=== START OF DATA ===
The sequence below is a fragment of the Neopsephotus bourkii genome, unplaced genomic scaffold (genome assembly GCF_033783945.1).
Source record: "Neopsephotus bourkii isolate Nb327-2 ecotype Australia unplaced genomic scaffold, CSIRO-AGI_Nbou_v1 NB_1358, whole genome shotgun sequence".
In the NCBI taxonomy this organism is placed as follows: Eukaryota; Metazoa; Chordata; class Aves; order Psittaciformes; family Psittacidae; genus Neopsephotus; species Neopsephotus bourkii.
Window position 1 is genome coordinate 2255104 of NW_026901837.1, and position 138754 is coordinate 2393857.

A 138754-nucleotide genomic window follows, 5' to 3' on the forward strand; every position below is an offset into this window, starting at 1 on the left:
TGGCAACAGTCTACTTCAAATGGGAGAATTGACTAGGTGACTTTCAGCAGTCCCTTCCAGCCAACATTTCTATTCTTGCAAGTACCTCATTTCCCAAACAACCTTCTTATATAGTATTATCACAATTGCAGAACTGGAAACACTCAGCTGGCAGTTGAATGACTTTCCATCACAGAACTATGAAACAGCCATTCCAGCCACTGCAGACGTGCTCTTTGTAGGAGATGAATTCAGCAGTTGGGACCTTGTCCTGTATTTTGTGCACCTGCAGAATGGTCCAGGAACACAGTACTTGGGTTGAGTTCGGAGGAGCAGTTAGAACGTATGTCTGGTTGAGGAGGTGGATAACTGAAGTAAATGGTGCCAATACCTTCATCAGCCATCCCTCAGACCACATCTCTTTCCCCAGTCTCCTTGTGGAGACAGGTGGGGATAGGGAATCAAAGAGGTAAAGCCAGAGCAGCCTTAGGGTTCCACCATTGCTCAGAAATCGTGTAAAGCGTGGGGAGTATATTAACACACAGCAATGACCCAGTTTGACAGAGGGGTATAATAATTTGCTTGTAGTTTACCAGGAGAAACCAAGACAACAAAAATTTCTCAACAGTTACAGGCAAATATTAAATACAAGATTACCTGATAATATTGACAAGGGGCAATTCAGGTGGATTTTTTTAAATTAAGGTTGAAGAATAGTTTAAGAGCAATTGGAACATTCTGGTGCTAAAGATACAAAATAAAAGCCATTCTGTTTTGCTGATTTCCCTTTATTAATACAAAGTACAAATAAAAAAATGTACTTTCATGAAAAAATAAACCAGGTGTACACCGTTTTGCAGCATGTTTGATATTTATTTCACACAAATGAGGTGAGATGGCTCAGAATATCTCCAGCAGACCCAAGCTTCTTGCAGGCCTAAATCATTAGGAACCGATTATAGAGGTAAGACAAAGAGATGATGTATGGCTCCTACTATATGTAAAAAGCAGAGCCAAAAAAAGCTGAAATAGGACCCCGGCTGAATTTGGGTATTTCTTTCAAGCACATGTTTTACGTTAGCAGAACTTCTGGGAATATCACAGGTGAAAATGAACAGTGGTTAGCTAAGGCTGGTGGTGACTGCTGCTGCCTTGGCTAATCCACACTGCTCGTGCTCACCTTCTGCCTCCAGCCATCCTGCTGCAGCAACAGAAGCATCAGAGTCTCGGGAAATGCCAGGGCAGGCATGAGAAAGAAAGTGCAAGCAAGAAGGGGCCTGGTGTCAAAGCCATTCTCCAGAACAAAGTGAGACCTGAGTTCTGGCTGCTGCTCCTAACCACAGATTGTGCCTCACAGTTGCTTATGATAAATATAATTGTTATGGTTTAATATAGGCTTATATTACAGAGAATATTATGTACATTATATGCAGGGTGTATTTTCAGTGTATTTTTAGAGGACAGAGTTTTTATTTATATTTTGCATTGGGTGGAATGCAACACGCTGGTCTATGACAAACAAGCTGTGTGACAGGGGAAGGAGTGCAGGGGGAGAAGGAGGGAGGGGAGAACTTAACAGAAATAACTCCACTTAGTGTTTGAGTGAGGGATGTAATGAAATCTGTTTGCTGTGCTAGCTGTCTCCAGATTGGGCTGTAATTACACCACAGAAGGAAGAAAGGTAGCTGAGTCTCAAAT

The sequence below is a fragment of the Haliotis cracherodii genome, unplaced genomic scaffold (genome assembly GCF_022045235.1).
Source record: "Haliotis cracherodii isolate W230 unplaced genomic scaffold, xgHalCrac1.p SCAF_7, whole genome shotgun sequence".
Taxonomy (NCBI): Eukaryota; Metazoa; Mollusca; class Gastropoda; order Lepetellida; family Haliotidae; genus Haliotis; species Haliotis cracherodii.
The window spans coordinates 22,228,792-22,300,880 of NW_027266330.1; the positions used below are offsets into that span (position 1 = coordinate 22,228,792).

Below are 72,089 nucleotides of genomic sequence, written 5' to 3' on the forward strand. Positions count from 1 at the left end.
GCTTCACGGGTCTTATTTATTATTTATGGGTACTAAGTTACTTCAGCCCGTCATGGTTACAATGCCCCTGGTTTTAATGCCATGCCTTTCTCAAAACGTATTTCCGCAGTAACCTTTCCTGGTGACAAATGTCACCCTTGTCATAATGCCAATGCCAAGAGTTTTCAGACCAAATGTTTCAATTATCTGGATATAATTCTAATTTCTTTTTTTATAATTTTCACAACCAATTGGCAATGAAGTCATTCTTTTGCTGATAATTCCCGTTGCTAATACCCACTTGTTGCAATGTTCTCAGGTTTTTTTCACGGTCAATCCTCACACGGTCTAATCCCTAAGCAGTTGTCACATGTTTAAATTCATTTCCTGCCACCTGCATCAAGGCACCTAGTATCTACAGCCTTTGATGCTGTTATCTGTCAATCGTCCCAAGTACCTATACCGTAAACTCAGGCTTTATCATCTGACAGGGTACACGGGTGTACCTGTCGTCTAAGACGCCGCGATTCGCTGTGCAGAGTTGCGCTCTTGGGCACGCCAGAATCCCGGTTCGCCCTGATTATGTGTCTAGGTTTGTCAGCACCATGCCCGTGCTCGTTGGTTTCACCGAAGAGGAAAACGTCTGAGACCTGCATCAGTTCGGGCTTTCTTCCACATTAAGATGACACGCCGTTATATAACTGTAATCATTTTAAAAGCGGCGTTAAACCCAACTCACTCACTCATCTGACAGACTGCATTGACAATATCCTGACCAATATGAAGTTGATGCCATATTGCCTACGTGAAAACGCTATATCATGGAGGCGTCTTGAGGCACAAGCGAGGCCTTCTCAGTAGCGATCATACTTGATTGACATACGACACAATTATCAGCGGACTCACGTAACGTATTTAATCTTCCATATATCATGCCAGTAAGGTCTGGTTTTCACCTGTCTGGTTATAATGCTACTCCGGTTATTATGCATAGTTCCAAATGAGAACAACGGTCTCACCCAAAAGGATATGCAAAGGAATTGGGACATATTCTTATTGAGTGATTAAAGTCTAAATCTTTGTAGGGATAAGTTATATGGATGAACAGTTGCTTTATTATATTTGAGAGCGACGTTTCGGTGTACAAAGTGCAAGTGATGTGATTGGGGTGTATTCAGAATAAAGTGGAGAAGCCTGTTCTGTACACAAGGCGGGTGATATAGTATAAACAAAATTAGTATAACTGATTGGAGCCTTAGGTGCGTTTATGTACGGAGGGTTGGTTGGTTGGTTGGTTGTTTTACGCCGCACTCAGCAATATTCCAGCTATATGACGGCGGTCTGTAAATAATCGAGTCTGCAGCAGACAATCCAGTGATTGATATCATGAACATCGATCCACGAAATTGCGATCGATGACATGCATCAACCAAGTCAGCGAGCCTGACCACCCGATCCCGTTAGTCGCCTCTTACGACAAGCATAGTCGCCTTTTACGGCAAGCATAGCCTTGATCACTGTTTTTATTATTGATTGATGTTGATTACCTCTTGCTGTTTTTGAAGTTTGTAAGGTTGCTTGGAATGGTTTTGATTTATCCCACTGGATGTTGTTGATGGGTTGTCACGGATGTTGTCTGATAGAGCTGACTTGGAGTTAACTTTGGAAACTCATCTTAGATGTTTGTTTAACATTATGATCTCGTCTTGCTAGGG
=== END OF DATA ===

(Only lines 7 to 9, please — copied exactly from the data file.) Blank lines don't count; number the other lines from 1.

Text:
The sequence below is a fragment of the Haliotis cracherodii genome, unplaced genomic scaffold (genome assembly GCF_022045235.1).
Source record: "Haliotis cracherodii isolate W230 unplaced genomic scaffold, xgHalCrac1.p SCAF_7, whole genome shotgun sequence".
Taxonomy (NCBI): Eukaryota; Metazoa; Mollusca; class Gastropoda; order Lepetellida; family Haliotidae; genus Haliotis; species Haliotis cracherodii.